As the tram turns into Shau Kei Wan Main Street East (筲箕灣東大街), all passengers are getting ready to hop off at Shau Kei Wan Tram Terminus, the easternmost tram stop in Hong Kong. Winding through Shau Kei Wan Main Street East where the original coastline used to be was like walking into an outdoor feast, with restaurants and eateries of all sorts lining on both sides. For some reasons, On Lee Noodle Soup (安利魚蛋粉麵) across the street from Tin Hau Temple (天后廟) is often the busiest. With so many options, it is often hard to pick a restaurant here. On the hill between Tin Hau Temple and Lei Yue Mun Park, thirteen blocks of 60-year social housing estate Ming Wah Dai Ha (明華大廈) awaits for their turn to be demolished and replaced by new highrise apartments. To the north, the foodie paradise Shau Kei Wan Main Street East abruptly ends as it reaches the overpass of Island Eastern Corridor. Beyond the elevated expressway, the view finally opens up to Victoria Harbour, where the reclaimed Aldrich Bay opens to Shau Kei Wan Typhoon Shelter (筲箕灣避風塘), one of the several last remaining typhoon shelters in Hong Kong. Outside the causeway, Victoria Harbour enters a narrow channel to the east, with a width at times no more than 500m. Known as Lei Yue Mun (鯉魚門), the sea channel signifies the eastern end of Victoria Harbour.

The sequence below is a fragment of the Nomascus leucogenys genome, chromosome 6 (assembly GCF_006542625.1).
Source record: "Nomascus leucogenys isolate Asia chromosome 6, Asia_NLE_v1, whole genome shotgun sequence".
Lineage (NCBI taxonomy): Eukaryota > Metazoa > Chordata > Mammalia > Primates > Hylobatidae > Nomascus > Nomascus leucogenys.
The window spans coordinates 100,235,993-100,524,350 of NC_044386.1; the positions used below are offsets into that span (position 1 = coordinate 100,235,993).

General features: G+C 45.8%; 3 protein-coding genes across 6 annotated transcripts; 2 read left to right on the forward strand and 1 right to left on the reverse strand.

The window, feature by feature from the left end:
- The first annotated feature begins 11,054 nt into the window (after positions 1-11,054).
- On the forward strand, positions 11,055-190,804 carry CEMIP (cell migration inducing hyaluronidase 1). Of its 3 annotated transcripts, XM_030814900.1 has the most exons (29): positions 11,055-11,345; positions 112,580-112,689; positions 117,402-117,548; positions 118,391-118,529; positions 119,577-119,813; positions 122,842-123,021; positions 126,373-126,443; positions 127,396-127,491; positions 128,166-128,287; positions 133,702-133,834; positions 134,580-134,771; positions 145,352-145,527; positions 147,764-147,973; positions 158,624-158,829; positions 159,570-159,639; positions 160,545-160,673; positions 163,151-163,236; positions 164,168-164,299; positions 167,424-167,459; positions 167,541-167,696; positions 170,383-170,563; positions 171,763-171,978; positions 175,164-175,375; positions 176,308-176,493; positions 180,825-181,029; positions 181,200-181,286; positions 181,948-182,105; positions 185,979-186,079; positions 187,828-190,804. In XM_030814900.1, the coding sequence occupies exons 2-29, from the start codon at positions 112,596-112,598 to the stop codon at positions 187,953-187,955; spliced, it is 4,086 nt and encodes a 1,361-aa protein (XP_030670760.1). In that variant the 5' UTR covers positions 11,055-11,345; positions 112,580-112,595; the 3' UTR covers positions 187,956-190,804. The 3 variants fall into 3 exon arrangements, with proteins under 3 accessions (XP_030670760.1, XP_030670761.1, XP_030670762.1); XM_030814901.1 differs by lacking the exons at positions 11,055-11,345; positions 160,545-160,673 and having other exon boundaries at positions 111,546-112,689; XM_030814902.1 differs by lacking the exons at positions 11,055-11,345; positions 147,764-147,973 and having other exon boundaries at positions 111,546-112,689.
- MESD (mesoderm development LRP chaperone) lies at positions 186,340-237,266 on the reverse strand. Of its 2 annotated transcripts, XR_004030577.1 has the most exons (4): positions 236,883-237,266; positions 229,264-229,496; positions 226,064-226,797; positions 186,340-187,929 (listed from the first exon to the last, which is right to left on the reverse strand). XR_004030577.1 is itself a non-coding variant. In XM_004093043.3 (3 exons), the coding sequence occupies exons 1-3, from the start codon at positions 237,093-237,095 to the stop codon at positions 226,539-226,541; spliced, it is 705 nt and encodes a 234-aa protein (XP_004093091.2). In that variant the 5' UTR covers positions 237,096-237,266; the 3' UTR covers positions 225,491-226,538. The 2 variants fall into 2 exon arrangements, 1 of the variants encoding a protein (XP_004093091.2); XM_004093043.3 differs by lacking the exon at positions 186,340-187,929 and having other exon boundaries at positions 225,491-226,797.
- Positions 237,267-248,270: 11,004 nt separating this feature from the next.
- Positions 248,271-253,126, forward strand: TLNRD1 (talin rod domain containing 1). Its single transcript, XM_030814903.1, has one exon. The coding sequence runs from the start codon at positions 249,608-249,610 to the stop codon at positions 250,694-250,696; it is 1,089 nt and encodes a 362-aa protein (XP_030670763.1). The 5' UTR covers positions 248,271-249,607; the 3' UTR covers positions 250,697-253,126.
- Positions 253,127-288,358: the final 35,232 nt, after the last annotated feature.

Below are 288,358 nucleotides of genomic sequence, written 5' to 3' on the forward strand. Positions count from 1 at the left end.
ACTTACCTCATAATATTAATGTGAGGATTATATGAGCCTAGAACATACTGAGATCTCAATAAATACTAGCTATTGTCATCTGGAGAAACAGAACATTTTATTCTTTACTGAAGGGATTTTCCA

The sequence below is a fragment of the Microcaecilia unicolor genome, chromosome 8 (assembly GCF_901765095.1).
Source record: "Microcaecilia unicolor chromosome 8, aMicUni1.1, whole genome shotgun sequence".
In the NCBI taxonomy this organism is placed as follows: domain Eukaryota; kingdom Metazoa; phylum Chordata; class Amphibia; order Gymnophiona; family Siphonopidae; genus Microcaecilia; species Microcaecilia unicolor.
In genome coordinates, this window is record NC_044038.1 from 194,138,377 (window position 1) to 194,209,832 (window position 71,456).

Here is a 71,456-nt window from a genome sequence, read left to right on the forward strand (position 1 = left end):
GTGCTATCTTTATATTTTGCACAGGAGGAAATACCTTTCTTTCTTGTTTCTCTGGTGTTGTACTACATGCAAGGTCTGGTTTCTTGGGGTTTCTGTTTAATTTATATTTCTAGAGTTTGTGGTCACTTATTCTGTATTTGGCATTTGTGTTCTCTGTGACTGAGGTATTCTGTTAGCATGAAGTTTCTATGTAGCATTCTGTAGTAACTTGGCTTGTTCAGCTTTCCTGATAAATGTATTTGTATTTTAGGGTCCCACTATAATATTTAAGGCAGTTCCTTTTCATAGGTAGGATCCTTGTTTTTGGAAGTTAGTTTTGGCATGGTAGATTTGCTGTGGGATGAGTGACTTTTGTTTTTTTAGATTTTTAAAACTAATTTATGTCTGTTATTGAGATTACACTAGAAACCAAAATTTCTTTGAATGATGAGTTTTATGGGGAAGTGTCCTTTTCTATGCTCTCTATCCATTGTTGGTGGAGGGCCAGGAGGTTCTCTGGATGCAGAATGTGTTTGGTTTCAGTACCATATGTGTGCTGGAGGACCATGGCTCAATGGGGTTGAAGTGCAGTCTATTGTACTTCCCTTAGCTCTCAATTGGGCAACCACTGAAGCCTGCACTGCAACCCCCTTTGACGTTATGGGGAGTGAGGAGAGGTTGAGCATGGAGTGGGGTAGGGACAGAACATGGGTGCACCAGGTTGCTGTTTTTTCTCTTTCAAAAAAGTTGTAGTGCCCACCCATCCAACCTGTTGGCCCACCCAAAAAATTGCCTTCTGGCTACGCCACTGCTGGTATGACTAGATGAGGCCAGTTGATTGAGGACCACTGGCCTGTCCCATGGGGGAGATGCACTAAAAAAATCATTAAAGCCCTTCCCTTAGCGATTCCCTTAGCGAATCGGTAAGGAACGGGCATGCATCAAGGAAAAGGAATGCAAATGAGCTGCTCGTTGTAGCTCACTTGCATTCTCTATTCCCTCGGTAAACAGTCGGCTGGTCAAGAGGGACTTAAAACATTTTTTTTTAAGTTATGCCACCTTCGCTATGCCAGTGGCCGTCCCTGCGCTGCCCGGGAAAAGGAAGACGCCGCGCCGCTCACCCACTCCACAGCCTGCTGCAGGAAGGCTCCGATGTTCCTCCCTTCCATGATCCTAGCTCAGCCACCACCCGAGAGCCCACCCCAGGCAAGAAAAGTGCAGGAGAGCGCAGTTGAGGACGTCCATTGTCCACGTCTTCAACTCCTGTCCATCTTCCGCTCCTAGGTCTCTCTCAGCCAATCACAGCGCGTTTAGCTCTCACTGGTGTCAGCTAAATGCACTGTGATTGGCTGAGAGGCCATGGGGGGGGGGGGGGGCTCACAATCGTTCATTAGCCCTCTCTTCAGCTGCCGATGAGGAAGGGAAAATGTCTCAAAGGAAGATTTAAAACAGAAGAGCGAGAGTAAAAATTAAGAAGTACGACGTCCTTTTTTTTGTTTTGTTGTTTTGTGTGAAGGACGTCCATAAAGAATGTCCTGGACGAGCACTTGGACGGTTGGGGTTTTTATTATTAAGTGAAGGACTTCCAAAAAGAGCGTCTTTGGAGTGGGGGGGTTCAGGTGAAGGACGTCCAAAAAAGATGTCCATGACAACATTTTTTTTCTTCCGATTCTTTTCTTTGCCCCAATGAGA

Despite fishery is no longer a dominant industry, the typhoon shelter is nonetheless full of boats. Right by the typhoon shelter, a historical temple known as Tam Kung Temple (譚公廟) reminds visitors that Shau Kei Wan was once a prosperous fishing village under the protection of sea deities such as Tam Kung (譚公) and Tin Hau (天后). That was exactly what the British found at Shau Kei Wan in 1841: storm shelter, fishing village, shrines of sea gods, and lots of fishing boats. Continuing east on Tam Kung Temple Road, a dozen or so small shipyards stand in between the sea and the road. These shops now serve mainly yachts for wealthy customers. Next to the row of shipyards, a monumental concrete shuttle lift tower appears out of nowhere against a lush green hill. The once essential fortification hill overlooking the harbour where guns were mounted and soldiers were stationed has been transformed into Hong Kong Museum of Coastal Defense (香港海防博物館). Preserving military structures dated back to 1887, the museum is perhaps the most ideal place in the city to learn about the defense of colonial Hong Kong and Victoria Harbour. At both Kowloon and Hong Kong side of Lei Yue Mun Channel, numerous defensive structures were erected at places including Devil’s Peak (魔鬼山) at Lei Yue Mun in Kowloon, the hilltop Lyemun Barracks (now Lei Yue Mun Park) overlooking Shau Kei Wan, and the former hill fortifications at Hong Kong Museum of Coastal Defense signified the crucial roles Lei Yue Mun played to protect Victoria Harbour. Out of all the military sites, perhaps the most interesting one is the former Torpedo Station (舊魚雷發射站). It was quite a shock to see an old torpedo on display in a vaulted cave right by the sea.